Sunday, July 4, 2010
Members of the Indonesian Islamist hardliners rally outside the US embassy in Jakarta on June 1, 2010 demanding the government cancel a visit to Jakarta cancel a visit to Jakarta this month by US President Barack Obama.
BEKASI, Indonesia (AP) — A banner with a picture of a young, bespectacled Christian man is draped in front of a mosque, a fiery noose around his neck and the words, "This man deserves the death penalty!"
Churches are shut down. And an Islamic youth militia held its first day of training.
Though the events all occurred less than nine miles (15 kilometers) from Indonesia's bustling capital, making headlines in local papers and dominating chats on social networking sites such as Facebook, they've sparked little public debate in the halls of power.
"Being popular is more important to them than punishing those who are clearly breaking the law," Sanit said.
Indonesia, a secular nation with more Muslims than any other in the world, has a long history of religious tolerance, though a small extremist fringe has become more vocal in recent years. Members of the Islamic Defenders Front, or FPI, have been known to smash bars, attack transvestites and go after minority sects with bamboo clubs and stones.
Now, they are targeting Christians in the fast-growing industrial city of Bekasi.
Outsiders have steadily poured into the Jakarta suburb in search of work, bringing with them their own religions, traditions and values. That has made conservative Islamic clerics nervous. Some have used sermons to warn their flock to be on the lookout for signs of proselytization.
So, when 14 busloads of villagers arrived on June 30 at the home of Henry Sutanto, who heads the Christian-run Mahanaim Foundation, rumors quickly spread that he and Andreas Sanau, the condemned man whose face appeared on the mosque banner, were planning a mass baptism.
A spokeswoman for the group, Marya Irawan, insisted the crowds were invited as part of efforts to reach out to the poor.
The FPI was not convinced. Video footage provided by the hard-line group shows hundreds of people getting off buses and entering the residential complex, many of them women in headscarves holding babies in slings, and milling about the pool. When a questioner thrust the camera in their faces, demanding to know why they came, most just looked bewildered.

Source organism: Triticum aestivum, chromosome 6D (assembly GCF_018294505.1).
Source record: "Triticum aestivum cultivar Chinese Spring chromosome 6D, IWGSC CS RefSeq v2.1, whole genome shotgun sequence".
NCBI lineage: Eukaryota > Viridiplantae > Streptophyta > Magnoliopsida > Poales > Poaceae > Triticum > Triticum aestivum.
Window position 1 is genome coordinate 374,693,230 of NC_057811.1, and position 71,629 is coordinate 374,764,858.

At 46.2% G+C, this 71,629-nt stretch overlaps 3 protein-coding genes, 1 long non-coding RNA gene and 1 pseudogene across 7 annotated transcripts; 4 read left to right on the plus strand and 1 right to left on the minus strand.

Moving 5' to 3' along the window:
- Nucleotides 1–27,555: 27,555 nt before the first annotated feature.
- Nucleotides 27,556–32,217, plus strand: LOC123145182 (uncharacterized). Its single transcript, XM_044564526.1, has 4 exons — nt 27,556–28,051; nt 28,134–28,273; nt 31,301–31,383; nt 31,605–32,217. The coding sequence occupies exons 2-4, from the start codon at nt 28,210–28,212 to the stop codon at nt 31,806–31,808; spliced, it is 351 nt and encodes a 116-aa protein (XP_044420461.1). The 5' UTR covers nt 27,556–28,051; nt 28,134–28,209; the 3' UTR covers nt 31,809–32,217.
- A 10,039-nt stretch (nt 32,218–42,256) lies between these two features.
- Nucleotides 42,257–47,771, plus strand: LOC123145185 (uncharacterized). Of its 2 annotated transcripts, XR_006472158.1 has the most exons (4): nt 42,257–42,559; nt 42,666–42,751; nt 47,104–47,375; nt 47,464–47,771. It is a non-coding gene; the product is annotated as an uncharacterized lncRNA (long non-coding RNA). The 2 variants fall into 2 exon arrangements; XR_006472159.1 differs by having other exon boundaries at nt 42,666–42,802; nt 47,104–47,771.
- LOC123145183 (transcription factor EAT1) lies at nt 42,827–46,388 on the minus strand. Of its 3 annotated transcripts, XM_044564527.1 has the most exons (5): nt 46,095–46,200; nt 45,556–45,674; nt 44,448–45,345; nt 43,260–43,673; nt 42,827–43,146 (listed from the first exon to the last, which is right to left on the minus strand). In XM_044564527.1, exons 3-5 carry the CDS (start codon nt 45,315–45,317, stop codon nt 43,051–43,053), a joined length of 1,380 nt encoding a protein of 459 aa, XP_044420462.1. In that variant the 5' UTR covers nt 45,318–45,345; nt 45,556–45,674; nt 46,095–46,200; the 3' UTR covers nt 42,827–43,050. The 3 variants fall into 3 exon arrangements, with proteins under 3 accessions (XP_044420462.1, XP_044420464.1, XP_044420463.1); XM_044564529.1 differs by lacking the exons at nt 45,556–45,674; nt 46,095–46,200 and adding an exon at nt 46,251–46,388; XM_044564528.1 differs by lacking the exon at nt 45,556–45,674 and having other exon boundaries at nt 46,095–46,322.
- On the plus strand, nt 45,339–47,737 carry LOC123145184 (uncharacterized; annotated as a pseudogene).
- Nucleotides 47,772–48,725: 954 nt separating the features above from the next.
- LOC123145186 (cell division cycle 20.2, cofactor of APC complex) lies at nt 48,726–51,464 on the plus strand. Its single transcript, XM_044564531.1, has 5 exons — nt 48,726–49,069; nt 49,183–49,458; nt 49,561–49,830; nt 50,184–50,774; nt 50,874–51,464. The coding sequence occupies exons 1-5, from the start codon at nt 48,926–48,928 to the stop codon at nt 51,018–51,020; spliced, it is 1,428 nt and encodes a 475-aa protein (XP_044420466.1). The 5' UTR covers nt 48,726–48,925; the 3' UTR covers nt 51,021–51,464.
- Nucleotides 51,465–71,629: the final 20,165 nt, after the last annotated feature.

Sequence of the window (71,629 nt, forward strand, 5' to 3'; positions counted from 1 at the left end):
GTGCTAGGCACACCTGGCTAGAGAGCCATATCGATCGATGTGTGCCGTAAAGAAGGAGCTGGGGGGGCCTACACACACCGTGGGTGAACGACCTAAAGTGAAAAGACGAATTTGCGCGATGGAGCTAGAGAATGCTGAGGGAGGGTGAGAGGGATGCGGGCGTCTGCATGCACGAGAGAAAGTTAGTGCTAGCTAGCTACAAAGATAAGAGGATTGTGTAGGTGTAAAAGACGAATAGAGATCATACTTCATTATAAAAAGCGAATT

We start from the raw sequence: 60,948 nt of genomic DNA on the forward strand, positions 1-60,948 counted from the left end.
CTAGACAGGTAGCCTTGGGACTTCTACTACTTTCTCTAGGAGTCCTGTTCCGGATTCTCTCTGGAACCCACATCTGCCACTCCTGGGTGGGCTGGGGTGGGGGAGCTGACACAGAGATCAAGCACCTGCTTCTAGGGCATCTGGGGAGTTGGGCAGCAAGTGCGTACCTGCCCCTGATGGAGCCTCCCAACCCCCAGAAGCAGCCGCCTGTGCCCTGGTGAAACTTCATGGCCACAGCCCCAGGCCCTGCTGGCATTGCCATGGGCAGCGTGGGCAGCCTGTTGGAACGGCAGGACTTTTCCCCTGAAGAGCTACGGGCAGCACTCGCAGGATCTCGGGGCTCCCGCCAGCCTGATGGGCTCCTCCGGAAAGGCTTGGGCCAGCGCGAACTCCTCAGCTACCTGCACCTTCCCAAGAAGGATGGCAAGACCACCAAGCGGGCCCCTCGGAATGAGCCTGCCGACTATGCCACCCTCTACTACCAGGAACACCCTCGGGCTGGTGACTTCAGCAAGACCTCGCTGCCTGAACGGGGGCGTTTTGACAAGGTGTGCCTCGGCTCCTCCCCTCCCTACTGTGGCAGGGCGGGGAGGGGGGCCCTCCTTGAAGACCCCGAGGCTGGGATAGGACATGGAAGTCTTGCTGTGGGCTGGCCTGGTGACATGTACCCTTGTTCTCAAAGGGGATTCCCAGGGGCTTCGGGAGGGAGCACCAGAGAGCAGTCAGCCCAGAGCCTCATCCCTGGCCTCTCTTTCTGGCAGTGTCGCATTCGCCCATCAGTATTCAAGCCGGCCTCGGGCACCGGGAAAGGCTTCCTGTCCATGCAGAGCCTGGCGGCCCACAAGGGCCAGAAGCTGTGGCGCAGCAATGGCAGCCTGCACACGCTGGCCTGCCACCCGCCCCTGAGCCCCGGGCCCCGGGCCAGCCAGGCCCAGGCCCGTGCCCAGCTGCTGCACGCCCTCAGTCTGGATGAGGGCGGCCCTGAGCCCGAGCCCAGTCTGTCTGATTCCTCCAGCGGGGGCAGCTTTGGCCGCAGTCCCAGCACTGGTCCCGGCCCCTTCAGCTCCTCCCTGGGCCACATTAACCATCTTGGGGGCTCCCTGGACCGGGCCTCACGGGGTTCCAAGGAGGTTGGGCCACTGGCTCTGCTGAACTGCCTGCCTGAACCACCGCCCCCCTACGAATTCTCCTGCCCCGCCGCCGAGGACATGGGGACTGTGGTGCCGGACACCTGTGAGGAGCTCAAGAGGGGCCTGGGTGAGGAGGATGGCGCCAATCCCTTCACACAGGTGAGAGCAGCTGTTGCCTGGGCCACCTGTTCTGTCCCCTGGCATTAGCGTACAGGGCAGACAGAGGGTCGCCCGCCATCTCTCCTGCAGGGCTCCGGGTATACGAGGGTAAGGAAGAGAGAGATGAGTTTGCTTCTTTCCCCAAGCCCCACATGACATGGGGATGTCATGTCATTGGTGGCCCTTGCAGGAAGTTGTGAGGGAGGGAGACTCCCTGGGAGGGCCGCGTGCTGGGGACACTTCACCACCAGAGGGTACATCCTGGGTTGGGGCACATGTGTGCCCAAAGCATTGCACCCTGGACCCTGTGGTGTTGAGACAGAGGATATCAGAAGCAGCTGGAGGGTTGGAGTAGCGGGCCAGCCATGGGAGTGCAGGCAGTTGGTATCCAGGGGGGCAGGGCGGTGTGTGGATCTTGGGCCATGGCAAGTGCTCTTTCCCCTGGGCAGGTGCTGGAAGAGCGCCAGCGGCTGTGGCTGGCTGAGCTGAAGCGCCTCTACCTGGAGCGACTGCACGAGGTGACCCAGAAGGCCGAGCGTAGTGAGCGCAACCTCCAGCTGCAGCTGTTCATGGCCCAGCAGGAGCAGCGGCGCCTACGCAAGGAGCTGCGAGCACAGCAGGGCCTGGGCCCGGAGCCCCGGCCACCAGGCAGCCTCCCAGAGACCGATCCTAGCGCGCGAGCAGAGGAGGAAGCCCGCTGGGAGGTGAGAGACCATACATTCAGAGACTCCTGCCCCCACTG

"Someone asked if I wanted to come," one woman said with a shrug. Others accepted a ride into the city because they were bored, and thought they would at least get a free lunch out of it.
When the questioner found Sanau, who had one ear to a phone, he asked if baptisms would be taking place. The 29-year-old Christian's brow furrowed. He shook his head, "No, no." Asked if he had an ID card, Sanau flashed it at the interviewer, who zoomed in on his home address. The house has since been abandoned.
"He should be executed!" said Murhali Barda, who heads the Bekasi chapter of the FPI. "He tried to carry out mass baptisms!"
Days later, Barda's group joined nine others in recommending at a local congress that Bekasi mosques help set up youth militias to act as moral police and to intimidate Christians who are trying to convert Muslims.
They started training Saturday morning, about 100 young men turning out on a field wearing martial arts uniforms. Barda stressed there was no plan to arm them.
"We're doing this because we want to strike fear in the hearts of Christians who behave in such a way," he said. "If they refuse to stop what they're doing, we're ready to fight."
A regional leader of the Indonesian Muslim Forum, Bernard Abdul Jabbar, said the youths were given physical training and taught about Islam. "They will guard the Islamic faith and preach the right path to the people," he said.
Priest Andreas Yewangoe, a chairman of the Communion of Indonesian Churches, said the militia will only create fear, nervousness and unrest in the nation. "The government must protect all citizens from anarchist action as mandated by the constitution," Yewangoe said.
Religious-led violence has been on the rise for months in Bekasi.
Mobs have forced shut two churches this year. Last month, a statue of three women was torn down by authorities after hundreds of hard-liners wearing skull caps and white robes took to the streets, claiming the monument symbolized the Holy Trinity.
Weeks earlier, black-clad youths attacked a Catholic-run school over an anonymous blogger's "blasphemous" website.
Increasingly, the public has jumped into the debate.
Stories appear regularly on the front pages of newspapers about FPI. Opinion pages are filled with letters calling for the group to be banned. More than 50,000 people signed petitions on Facebook, which has turned into a portent political force.
The government has made no public comment except when three lawmakers were attacked by FPI during a meeting in East Java.
Posted by Cole at 5:15 AM